Turning your information in to a story is challenging and fun.
One of the most important stories I covered was when Vice President Joe Biden came to the Little Haiti community in Florida after that country’s major earthquake in January. A lot of different people spoke at the event. I got to interview some of them, but not the Vice President.
Not everything that was going on at the event was 100 percent clear to me at first. I had some trouble putting the things I had learned into words kids would understand. I wasn’t sure how to make the story interesting to kids.
What I did was put all my information together—a transcript of Vice President Biden’s speech, the quotes I got from my interviews, the facts I had about the event. Once I had the who, what, where, when, and why, I felt like I could write my story.
I had to do some research to get some of the details that made my story clear and interesting. For example, why was this event in Miami so important? I found out it is because South Florida is home to the largest Haitian-American population in the U.S. I added that to my story.
I also used lots of quotes. I let the people at the event tell the story. They had just the right words to express the feeling that was in the room that day—words of hope, grief, and relief that the U.S. was doing all it could to help the victims of the quake.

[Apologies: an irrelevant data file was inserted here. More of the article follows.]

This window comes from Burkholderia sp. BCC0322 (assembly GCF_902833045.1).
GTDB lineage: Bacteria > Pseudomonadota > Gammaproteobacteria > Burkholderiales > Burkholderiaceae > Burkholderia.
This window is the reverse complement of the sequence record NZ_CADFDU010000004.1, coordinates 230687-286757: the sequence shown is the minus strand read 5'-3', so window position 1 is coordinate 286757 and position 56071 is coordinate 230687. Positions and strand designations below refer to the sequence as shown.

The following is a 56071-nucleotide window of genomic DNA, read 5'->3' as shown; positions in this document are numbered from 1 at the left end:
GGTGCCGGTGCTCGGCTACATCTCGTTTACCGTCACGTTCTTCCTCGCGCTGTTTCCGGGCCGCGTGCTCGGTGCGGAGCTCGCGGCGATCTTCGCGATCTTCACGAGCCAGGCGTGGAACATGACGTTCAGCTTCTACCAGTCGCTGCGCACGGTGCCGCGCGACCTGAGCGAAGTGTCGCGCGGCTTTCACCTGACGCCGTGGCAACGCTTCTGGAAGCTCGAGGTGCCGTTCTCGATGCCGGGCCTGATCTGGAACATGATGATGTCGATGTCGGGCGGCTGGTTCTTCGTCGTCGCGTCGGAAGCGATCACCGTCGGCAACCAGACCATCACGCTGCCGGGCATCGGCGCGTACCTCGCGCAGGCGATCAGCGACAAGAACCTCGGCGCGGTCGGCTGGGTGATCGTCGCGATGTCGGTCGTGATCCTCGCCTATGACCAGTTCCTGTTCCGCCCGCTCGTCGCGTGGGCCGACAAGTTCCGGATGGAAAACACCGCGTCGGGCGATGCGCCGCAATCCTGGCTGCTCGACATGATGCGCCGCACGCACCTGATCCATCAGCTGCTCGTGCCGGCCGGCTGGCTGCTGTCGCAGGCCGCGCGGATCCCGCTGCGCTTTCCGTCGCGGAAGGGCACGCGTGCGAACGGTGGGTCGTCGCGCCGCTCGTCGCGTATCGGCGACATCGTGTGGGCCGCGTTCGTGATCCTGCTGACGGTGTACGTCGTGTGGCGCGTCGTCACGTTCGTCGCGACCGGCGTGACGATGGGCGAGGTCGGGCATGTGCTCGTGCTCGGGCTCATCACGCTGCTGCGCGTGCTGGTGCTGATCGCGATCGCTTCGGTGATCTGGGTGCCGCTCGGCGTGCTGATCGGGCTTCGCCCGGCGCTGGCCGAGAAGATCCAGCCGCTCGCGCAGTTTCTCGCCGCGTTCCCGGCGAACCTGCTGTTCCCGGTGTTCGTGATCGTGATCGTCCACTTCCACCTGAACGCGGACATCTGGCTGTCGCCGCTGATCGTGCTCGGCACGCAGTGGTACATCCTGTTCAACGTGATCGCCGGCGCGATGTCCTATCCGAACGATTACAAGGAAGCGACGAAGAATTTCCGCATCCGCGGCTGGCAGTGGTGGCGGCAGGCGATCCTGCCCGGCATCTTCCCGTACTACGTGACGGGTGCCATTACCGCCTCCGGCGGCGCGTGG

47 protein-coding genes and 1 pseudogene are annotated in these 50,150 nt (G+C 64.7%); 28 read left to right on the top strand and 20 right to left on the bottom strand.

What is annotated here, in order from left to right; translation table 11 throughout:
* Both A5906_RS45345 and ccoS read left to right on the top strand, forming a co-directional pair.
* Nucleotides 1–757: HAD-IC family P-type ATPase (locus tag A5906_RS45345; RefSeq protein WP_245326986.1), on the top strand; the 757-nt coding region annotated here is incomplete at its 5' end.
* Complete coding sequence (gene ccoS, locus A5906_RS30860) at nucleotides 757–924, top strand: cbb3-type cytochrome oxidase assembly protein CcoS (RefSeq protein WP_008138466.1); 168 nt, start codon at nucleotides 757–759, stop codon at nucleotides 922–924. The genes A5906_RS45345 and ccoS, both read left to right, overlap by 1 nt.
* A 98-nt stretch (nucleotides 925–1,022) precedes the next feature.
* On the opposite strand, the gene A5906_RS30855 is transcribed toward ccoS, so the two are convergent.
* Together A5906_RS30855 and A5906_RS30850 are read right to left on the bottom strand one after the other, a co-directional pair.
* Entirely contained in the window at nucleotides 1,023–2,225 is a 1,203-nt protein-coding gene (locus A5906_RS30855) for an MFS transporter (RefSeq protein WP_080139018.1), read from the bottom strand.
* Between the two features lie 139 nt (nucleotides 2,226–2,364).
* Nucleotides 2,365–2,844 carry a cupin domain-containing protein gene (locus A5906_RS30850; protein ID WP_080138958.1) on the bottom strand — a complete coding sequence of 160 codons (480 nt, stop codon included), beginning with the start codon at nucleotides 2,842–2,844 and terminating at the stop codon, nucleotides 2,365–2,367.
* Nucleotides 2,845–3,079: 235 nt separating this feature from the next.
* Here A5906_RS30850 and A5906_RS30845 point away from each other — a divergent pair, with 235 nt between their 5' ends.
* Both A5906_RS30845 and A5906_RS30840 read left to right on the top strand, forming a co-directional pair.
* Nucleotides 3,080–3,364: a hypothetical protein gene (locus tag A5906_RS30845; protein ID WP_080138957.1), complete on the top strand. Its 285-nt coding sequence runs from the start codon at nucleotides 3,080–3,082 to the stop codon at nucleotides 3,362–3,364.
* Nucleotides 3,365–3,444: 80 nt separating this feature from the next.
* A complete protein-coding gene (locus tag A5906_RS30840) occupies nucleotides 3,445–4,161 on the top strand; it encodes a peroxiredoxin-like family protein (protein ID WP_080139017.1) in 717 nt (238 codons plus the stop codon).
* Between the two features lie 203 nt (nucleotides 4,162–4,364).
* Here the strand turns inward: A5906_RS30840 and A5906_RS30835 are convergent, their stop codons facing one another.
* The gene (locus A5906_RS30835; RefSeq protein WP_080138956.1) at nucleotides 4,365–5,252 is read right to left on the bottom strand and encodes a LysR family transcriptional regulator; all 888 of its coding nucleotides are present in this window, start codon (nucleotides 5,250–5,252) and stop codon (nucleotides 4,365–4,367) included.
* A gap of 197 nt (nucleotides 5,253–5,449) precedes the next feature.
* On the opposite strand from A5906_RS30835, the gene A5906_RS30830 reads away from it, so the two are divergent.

I had a similar experience when covering Media Day at this year's Super Bowl. I wrote that piece in first person to help my readers feel they they were experiencing it with me.
It helps to always think about the audience you are writing for when you work on a story. One of my school teachers a few years back advised me to write for my reader. That helps keep you focused and on point.
Keep that in mind when you are putting together your entry to be a Scholastic Kid Reporter. The editors want to see clear, concise writing examples with lots of details. Find out exactly how to apply by clicking here! Then get to work. Deadline is October 12!
PHOTO: Kid Reporter Kiera Fobb speaks with Junior Seau, former NFL player, at the Super Bowl media day in Febuary 2010. (Photo Courtesy Kiera Fobb)